Since Steve Poe became senior pastor of Northview Church in 1999, it’s grown from a single Carmel campus and 500 weekly worshipers to become one of Indiana’s largest churches, with 13 campuses and 10,000 people attending or tuning in to services each week.
And, as he prepares to enter retirement, Poe would love to see those numbers keep growing.
“Some people think about numbers as a bad thing, but I do not agree with that at all,” said Poe, a Carmel resident. “The motto we use here is that every number has a name, every name has a story, and every story matters to God. I always reminded people that every number represents a person, and we should care about every single number. So yes, it was a goal to reach as many people as we possibly could.”
Poe, 65, announced to the congregation last year that he would retire from his role as senior pastor this fall, and last month the official transition to install C.J. Johnson as senior pastor occurred. Northview will honor Poe and his years of work at the church during weekend services Oct. 29 and 30.
Mark Crull, executive pastor of Northview’s ministry team, began working at the church in 2002 and credited Poe and his unwavering vision for much of Northview’s growth.
“If you extract Steve out of the equation of Northview when he started and put a different kind of leader in there, it’s very possible we could be a one-location church,” said Crull, a Westfield resident. “But the reality is you’ve got a visionary leader, who in his very deepest parts of him believes that the point of the church is to share the good news of the gospel of Jesus with a lost and dying world. He can’t escape that part of him. He has stayed on message for 20 years.”
Poe felt a call to ministry long before joining Northview, but it wasn’t always one he embraced. He initially entered the business world, opening restaurants, becoming part owner and operator of a radio station and launching a financial planning firm and a commodity trading group. But he felt God had other plans for him.
“I started trying to bargain with God about, ‘Let me go into business and be a business owner, and later on after I’m successful then I’ll leave all that and go into ministry,’” Poe said. “That was my idea, not God’s idea.”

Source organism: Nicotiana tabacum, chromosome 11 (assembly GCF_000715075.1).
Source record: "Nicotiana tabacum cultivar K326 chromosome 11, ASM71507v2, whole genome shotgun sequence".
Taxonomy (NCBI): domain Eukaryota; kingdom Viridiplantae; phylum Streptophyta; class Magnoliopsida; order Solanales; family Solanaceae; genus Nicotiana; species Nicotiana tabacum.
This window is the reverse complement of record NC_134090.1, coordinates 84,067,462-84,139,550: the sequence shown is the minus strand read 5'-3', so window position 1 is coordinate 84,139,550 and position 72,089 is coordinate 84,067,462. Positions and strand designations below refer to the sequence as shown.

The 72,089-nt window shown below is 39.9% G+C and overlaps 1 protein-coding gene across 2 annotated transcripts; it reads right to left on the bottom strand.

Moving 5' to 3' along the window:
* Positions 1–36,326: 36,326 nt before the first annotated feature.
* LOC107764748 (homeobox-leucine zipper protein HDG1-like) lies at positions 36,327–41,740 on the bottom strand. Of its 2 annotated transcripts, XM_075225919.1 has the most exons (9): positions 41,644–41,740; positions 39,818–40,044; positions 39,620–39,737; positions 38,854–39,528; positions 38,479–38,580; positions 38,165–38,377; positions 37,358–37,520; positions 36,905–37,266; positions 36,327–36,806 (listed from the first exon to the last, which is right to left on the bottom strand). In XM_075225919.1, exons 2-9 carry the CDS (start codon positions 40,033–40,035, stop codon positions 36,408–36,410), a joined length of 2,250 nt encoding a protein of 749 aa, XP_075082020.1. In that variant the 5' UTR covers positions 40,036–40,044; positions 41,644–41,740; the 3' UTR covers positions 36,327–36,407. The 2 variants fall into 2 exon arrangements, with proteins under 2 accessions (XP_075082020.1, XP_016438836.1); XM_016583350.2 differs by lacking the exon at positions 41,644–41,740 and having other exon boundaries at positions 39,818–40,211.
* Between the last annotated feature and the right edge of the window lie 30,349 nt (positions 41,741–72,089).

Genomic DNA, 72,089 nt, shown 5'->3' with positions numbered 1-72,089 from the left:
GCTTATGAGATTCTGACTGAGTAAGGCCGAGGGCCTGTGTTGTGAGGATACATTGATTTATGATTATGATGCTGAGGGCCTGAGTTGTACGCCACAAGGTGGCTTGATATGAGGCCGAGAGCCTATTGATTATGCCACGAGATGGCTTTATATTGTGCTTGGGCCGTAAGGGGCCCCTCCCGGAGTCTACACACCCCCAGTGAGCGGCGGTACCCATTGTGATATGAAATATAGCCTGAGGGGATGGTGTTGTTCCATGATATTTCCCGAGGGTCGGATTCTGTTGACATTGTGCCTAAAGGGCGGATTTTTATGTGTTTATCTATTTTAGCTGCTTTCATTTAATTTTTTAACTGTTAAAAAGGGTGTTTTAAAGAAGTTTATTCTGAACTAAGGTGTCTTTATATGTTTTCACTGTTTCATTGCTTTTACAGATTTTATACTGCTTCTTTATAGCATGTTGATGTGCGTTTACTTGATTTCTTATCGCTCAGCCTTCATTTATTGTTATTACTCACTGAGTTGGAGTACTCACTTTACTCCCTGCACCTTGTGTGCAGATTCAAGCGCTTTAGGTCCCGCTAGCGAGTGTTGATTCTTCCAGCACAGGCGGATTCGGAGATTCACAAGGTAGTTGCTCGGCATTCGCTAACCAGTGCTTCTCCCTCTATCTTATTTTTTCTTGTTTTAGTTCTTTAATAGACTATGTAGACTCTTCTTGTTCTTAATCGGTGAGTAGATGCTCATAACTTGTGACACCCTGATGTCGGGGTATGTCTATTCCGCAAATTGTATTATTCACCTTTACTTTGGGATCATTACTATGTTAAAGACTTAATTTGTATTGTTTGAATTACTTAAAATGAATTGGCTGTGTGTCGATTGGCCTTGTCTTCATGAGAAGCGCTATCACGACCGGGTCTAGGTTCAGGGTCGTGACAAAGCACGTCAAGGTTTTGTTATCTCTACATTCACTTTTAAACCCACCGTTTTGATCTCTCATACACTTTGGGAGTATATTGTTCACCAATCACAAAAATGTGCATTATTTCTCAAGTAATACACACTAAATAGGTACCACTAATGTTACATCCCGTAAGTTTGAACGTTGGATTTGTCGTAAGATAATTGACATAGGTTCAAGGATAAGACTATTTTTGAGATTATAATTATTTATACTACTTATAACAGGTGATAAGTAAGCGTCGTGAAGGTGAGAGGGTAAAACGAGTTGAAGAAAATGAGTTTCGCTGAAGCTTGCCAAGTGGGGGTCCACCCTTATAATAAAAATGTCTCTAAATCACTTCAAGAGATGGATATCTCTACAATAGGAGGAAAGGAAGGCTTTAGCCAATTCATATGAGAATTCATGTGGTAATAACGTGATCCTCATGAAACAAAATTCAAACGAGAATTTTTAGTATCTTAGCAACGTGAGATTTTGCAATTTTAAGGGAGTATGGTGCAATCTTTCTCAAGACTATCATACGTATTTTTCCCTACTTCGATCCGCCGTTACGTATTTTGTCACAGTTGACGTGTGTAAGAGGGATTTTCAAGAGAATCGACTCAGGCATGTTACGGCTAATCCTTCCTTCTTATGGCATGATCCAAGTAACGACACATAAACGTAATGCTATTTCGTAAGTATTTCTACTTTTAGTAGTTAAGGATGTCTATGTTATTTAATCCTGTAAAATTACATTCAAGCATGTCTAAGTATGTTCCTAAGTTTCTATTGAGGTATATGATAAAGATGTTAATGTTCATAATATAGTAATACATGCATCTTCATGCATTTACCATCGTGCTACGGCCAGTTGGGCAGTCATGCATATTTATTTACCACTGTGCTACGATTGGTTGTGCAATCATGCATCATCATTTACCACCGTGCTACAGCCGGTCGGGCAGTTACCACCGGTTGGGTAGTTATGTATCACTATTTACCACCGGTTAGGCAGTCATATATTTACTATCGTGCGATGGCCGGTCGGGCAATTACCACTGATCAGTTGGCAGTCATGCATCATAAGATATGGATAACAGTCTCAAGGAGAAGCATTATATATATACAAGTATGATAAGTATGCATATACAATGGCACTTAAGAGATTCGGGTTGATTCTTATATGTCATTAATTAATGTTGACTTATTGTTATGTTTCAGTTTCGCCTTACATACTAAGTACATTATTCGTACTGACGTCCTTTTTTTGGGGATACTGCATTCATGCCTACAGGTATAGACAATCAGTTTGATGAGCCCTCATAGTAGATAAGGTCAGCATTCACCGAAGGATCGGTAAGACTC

After a decade as an entrepreneur, Poe left the business world to become associate pastor of a church in St. Joseph, Mo., and was quickly thrust into a greater leadership role after the lead pastor experienced personal issues that caused him to step back.
“When I took that senior pastor role, I had only preached about 12 messages in my life, so it was kind of trial by fire,” he said.
Poe, who never attended seminary, pastored in Missouri for 13 years before receiving a call from a Northview elder, asking him to consider a move to Indiana. After declining the offer several times, he agreed to accept after “persistent” Northview elders visited his church and convinced him to visit the Carmel church, he said. Poe launched his ministry at Northview on Father’s Day weekend 1999.
From the beginning, Poe aimed to expand the church’s reach beyond Carmel.
“When I first came, the church had more of an inward focus. It was all about the people that attended. My first goal was to help the church become outward focused,” Poe said. “(God) wants us to reach those outside the church walls. That was my constant vision casting, especially the first years, but still today.”
Poe, who now has the title of legacy pastor, said Northview’s mission isn’t expected to change with new leadership, and he believes the church will continue working to expand throughout Indiana – and someday possibly beyond.
Northview will remain Poe’s home church, and he plans to occasionally preach there. But beginning in November, he will step away for six months to give Johnson the opportunity to move clearly into his new leadership role.
In retirement, Poe and his wife, Sandy, plan to travel and spend more time with their two children and seven grandchildren. Poe also expects to spend more time touring the U.S. as a guest preacher – but Northview will always be his home.
“There’s a familiarity with your own congregants that I love and will miss the most,” he said. “When I stand up in front of our congregation, it just feels like family.”
Passing the baton
Longtime Northview Senior Pastor Steve Poe began planning for his successor approximately five years ago.
“I believe that every strong leader recognizes when it’s time to pass the mantle,” Poe said. “I didn’t want to be one of those pastors who tried to hand the baton off when everybody in the church wanted me to (retire). I felt it was important when things were strong that I needed to pass the baton to the next runner.”
It was a clear choice who that next runner would be. Poe said he knew as soon as he watched a sermon by C.J. Johnson, who previously pastored a church in Minnesota, that Johnson would be a great fit. Northview’s elders, independent of Poe, agreed.
Johnson began working at Northview in 2021, spending his first year learning about the church and its leaders to ease the transition process.
“Working alongside Steve has been the ultimate gift. In terms of pastoral leadership, I believe he is the gold standard,” Johnson stated. “I have always carried a vision in my mind of what my ministry and legacy could become. However, in this season, that vision has been just down the hall from me. Steve has truly given me a standard to aim for and I will always look up to him as my pastor.”
Johnson resides in Fishers with his wife, Kristin, and four children.